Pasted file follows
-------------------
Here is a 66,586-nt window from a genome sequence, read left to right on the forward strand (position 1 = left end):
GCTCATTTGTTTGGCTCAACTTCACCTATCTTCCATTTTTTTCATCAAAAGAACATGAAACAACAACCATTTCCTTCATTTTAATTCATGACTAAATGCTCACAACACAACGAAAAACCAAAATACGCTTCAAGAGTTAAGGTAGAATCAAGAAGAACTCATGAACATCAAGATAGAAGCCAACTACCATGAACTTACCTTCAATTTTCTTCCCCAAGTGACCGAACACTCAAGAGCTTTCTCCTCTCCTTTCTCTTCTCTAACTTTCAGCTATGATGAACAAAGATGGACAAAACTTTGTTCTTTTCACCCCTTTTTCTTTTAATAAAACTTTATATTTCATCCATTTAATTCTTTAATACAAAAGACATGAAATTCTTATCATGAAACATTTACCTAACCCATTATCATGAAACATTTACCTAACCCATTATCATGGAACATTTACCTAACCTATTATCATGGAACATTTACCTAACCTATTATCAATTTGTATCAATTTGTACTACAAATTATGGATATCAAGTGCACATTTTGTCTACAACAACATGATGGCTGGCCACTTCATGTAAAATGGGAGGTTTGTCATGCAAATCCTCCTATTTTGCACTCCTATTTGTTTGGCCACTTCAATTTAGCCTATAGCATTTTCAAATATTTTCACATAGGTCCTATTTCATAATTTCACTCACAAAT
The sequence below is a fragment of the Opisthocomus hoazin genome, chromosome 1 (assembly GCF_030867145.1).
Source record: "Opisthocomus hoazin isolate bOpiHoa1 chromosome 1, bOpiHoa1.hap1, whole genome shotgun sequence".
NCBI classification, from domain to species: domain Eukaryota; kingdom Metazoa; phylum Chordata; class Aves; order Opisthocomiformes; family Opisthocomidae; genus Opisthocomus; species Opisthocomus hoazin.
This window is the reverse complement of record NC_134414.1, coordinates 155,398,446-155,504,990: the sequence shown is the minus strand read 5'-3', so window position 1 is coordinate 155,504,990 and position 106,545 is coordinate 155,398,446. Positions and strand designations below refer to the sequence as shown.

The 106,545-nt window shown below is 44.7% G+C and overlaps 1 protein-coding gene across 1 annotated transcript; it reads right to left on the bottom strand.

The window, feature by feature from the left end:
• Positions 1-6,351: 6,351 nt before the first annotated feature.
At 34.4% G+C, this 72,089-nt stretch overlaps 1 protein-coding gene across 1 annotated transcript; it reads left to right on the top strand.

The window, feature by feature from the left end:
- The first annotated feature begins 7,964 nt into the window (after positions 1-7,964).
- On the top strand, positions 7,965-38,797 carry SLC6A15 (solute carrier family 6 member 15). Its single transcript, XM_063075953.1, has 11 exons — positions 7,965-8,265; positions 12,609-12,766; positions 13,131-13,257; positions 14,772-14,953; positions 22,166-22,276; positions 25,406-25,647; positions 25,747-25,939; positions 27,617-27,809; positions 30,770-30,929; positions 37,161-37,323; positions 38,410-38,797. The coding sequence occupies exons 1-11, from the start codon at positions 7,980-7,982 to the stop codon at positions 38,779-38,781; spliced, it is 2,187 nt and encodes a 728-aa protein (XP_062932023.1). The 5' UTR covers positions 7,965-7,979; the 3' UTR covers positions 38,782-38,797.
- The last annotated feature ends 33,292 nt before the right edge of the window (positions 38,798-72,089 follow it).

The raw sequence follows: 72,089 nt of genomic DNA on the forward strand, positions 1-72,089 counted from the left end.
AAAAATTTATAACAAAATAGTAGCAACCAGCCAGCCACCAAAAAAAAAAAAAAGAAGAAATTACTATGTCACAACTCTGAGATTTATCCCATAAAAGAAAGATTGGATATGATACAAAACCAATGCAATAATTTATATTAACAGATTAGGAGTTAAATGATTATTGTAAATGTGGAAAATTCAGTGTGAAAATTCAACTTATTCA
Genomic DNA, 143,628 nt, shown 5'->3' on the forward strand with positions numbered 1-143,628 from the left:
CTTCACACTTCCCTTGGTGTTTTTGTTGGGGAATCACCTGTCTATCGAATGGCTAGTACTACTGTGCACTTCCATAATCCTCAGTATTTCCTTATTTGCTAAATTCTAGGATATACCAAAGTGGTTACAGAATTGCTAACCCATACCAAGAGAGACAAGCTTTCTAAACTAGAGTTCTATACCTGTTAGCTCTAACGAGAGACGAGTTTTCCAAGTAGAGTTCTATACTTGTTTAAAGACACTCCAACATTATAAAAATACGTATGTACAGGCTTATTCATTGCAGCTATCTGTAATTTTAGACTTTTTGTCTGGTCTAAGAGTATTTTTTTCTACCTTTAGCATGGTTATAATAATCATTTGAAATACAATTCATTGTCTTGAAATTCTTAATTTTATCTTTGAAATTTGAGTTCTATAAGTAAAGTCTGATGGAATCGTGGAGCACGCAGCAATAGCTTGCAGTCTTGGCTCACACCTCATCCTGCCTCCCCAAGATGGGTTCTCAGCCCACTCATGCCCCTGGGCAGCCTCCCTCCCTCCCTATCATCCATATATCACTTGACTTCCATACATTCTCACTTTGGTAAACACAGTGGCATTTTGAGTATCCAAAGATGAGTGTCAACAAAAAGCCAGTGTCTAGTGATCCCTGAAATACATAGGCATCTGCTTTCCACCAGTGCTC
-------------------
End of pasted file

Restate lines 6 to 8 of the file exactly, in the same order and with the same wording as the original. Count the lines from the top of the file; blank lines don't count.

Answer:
This window is the reverse complement of record NC_134414.1, coordinates 155,398,446-155,504,990: the sequence shown is the minus strand read 5'-3', so window position 1 is coordinate 155,504,990 and position 106,545 is coordinate 155,398,446. Positions and strand designations below refer to the sequence as shown.

The 106,545-nt window shown below is 44.7% G+C and overlaps 1 protein-coding gene across 1 annotated transcript; it reads right to left on the bottom strand.

The window, feature by feature from the left end: